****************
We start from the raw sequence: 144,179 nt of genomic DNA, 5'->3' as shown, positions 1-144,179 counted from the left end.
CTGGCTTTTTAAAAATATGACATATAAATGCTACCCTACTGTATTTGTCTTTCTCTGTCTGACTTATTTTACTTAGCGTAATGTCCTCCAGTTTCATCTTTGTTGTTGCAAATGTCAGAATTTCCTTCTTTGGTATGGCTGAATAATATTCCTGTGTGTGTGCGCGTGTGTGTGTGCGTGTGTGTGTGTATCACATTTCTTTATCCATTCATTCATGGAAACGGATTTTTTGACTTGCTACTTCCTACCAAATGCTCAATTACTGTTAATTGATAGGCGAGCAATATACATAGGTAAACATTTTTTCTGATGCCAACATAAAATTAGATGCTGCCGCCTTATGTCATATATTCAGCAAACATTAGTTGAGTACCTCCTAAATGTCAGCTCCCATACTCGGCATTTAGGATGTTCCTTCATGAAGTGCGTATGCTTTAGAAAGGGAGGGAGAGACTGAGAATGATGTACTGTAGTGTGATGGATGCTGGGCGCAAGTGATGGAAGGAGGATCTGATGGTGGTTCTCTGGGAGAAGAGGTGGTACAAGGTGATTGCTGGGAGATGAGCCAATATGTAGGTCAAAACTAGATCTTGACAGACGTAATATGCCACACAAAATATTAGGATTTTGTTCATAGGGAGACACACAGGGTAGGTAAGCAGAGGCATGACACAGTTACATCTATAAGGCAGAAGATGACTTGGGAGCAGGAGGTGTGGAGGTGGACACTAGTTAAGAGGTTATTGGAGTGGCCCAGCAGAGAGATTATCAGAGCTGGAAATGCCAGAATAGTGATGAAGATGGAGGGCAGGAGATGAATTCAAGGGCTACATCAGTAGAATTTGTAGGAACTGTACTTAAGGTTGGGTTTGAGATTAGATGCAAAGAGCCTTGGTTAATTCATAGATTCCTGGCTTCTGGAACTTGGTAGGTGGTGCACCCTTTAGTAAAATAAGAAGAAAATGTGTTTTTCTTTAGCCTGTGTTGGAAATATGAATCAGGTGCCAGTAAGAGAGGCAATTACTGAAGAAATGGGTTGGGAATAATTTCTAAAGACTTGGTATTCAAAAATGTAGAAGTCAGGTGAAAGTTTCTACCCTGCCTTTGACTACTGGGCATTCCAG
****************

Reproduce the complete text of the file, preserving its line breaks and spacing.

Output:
We start from the raw sequence: 144,179 nt of genomic DNA, 5'->3' as shown, positions 1-144,179 counted from the left end.
CTGGCTTTTTAAAAATATGACATATAAATGCTACCCTACTGTATTTGTCTTTCTCTGTCTGACTTATTTTACTTAGCGTAATGTCCTCCAGTTTCATCTTTGTTGTTGCAAATGTCAGAATTTCCTTCTTTGGTATGGCTGAATAATATTCCTGTGTGTGTGCGCGTGTGTGTGTGCGTGTGTGTGTGTATCACATTTCTTTATCCATTCATTCATGGAAACGGATTTTTTGACTTGCTACTTCCTACCAAATGCTCAATTACTGTTAATTGATAGGCGAGCAATATACATAGGTAAACATTTTTTCTGATGCCAACATAAAATTAGATGCTGCCGCCTTATGTCATATATTCAGCAAACATTAGTTGAGTACCTCCTAAATGTCAGCTCCCATACTCGGCATTTAGGATGTTCCTTCATGAAGTGCGTATGCTTTAGAAAGGGAGGGAGAGACTGAGAATGATGTACTGTAGTGTGATGGATGCTGGGCGCAAGTGATGGAAGGAGGATCTGATGGTGGTTCTCTGGGAGAAGAGGTGGTACAAGGTGATTGCTGGGAGATGAGCCAATATGTAGGTCAAAACTAGATCTTGACAGACGTAATATGCCACACAAAATATTAGGATTTTGTTCATAGGGAGACACACAGGGTAGGTAAGCAGAGGCATGACACAGTTACATCTATAAGGCAGAAGATGACTTGGGAGCAGGAGGTGTGGAGGTGGACACTAGTTAAGAGGTTATTGGAGTGGCCCAGCAGAGAGATTATCAGAGCTGGAAATGCCAGAATAGTGATGAAGATGGAGGGCAGGAGATGAATTCAAGGGCTACATCAGTAGAATTTGTAGGAACTGTACTTAAGGTTGGGTTTGAGATTAGATGCAAAGAGCCTTGGTTAATTCATAGATTCCTGGCTTCTGGAACTTGGTAGGTGGTGCACCCTTTAGTAAAATAAGAAGAAAATGTGTTTTTCTTTAGCCTGTGTTGGAAATATGAATCAGGTGCCAGTAAGAGAGGCAATTACTGAAGAAATGGGTTGGGAATAATTTCTAAAGACTTGGTATTCAAAAATGTAGAAGTCAGGTGAAAGTTTCTACCCTGCCTTTGACTACTGGGCATTCCAG